I am looking for a mathematical notation for MATLAB's permute function

permute(A,order) rearranges the dimensions of A so that they are in the order specified by the vector order. B has the same values of A but the order of the subscripts needed to access any particular element is rearranged as specified by order. All the elements of order must be unique, real, positive, integer values.

If I am not mistaken, it is just a permutation of an n-order tensor. Is there a recommended notation for such an operation?

Note: The function does not permute columns of the matrix. It only permutes its dimensions.

In case of a 2D matrix there are only two possibilities:

  1. permute($A_{m \times n}$, [1, 2]) = $A_{m \times n}$
  2. permute($A_{m \times n}$, [2, 1]) = $A_{n \times m}$.

In case of a 3D matrix there are 6 permutations.

  1. permute($A_{m \times n \times o}$, [1, 2, 3]) = $A_{m \times n \times o}$
  2. permute($A_{m \times n \times o}$, [1, 3, 2]) = $A_{m \times o \times n}$
  3. permute($A_{m \times n \times o}$, [2, 1, 3]) = $A_{n \times m \times o}$
  4. ... and so on
  • $\begingroup$ I don't know. I am also curious about it. $\endgroup$ – mathreadler Jun 29 '17 at 13:13

In my private notes, I have written $A^\sigma$ where $\sigma$ is the permutation in cycle notation. Example: $$R+R^{(2,3,4)}+R^{(4,3,2)}=0$$ Common transpositions would then look like $A^\top=A^{(1,2)}$.

But that's not perfect: One would want $(A^\sigma)^\tau = A^{(\sigma\tau)}$, but with the usual right-to-left composition rule the above would be $(A^\sigma)^\tau = A^{(\tau\sigma)}$.

A better option would then be to write $\sideset{^\sigma}{}{\!A}$ instead; then $\sideset{^\tau}{}{\left(\sideset{^\sigma}{}{\!A}\right)} = \sideset{^{(\tau\sigma)}}{}{\!A}$. But that looks exotic.

Another aspect: I often find expressions with slot-permuted tensors easier to understand when given the inverse permutation. Because those expressions typically do something with the leftmost or rightmost slots (e.g. contractions with adjacent tensor expressions), and I need to know which slots of the original $A$ have ended up there. That's basically an inverse lookup.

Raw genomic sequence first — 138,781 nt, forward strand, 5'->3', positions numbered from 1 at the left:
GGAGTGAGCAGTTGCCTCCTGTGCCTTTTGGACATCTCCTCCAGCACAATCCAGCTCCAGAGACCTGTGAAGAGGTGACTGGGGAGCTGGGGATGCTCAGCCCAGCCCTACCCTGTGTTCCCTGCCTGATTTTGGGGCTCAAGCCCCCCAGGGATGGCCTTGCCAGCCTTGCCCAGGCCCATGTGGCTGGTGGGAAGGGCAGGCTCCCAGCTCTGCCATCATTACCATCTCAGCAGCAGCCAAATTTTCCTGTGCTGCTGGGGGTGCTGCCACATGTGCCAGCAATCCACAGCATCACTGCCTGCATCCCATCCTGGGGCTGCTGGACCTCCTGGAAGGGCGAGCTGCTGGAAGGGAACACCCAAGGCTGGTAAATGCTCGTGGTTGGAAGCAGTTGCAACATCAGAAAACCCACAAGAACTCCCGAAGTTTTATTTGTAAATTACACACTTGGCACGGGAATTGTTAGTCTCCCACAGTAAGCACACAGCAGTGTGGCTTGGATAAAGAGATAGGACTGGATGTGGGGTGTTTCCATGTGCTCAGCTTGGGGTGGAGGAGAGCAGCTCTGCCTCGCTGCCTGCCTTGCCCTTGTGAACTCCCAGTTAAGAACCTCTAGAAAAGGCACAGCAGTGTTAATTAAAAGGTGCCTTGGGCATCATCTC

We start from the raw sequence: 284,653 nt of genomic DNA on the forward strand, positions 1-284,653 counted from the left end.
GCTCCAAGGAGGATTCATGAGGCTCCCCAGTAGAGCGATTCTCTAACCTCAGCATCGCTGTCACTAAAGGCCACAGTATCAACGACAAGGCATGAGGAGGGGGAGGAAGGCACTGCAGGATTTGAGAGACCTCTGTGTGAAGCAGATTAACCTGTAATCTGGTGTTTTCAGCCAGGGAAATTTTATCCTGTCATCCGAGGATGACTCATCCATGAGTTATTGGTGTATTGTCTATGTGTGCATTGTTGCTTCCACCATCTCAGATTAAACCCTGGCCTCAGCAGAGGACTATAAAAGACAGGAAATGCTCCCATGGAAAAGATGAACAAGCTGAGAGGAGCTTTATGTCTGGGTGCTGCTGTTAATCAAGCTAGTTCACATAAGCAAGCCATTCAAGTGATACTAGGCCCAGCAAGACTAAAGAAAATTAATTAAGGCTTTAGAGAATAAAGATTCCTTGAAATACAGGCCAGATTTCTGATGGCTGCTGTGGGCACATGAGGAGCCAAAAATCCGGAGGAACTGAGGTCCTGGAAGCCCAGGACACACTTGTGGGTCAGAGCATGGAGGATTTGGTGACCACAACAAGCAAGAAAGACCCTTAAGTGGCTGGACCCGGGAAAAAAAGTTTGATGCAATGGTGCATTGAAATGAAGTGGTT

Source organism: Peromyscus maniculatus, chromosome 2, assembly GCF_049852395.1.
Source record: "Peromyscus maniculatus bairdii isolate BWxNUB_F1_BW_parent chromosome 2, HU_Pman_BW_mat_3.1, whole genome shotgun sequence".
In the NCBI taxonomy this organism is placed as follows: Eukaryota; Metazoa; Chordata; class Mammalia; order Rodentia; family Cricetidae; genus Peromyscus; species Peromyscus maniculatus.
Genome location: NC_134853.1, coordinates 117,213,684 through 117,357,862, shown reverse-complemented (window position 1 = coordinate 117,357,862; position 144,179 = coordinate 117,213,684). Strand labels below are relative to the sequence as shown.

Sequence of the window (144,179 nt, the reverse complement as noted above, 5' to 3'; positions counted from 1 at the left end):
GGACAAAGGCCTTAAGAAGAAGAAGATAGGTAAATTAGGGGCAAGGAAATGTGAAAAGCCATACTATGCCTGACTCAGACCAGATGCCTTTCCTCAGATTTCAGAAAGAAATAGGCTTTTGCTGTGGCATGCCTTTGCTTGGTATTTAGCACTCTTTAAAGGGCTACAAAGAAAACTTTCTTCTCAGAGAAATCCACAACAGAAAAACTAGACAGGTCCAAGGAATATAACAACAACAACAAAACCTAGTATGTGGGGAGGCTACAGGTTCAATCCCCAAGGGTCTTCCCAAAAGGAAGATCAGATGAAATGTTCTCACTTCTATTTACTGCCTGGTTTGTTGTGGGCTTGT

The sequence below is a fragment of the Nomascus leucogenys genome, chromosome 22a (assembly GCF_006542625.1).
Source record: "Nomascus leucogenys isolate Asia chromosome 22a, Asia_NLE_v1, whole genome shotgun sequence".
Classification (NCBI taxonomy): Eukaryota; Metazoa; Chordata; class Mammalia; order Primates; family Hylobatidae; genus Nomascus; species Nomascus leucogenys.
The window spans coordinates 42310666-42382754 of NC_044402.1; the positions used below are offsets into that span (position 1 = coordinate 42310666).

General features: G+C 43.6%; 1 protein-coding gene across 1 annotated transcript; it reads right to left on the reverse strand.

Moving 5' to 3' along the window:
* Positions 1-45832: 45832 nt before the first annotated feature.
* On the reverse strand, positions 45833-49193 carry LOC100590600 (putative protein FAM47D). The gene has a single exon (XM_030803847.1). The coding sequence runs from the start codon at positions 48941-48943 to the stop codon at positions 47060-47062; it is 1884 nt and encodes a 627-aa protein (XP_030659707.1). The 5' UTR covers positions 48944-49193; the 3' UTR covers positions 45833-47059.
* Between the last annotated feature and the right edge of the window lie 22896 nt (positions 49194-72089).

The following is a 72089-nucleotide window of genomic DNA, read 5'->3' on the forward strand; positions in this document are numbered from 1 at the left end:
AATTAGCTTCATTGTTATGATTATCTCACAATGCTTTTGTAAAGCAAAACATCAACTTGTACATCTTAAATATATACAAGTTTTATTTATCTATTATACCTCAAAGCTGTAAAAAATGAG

This leads to the following proposal: Write $A^{\bar{\sigma}}$ where $\bar{\sigma}$ is the inverse of the slots permutation. Literally known $\bar{\sigma}$ can be given in cycle notation. Note that $\bar{\sigma}$ maps $1$ to the slot number in the original $A$ that is leftmost after the permutation. Transpositions like $(1,2)$ are their own inverses, so the inversion is not an issue for those. This notation fulfills $(A^{\bar{\sigma}})^{\bar{\tau}} = A^{(\bar{\sigma}\bar{\tau})}$ with the usual right-to-left composition rule.

Note that the vector literal in your example lists the values $[\bar{\sigma}(1),\bar{\sigma}(2),\ldots]$. Thus your MATLAB snippet already uses the inverse permutation, and this proposal would just express that in cycle notation.

Whatever you decide to do, better declare it explicitly. As you can see from the above, the most suitable notation might not be the most intuitive one.


Suppose $A$ is an $m\times n$ matrix and that we want to permute the columns. Then we need a bijection $\sigma$ on $\{1,\ldots,n\}$ and we can define $f:M_{m\times n}\rightarrow M_{m\times n}$ as $$ f([m_1,m_2,\ldots,m_n]) = [m_{\sigma^{-1}(1)},\ldots,m_{\sigma^{-1}(n)}]. $$

  • 1
    $\begingroup$ The function does not permute columns of the matrix. It only permutes its dimensions. $\endgroup$ – hubi86 Jun 29 '17 at 17:23

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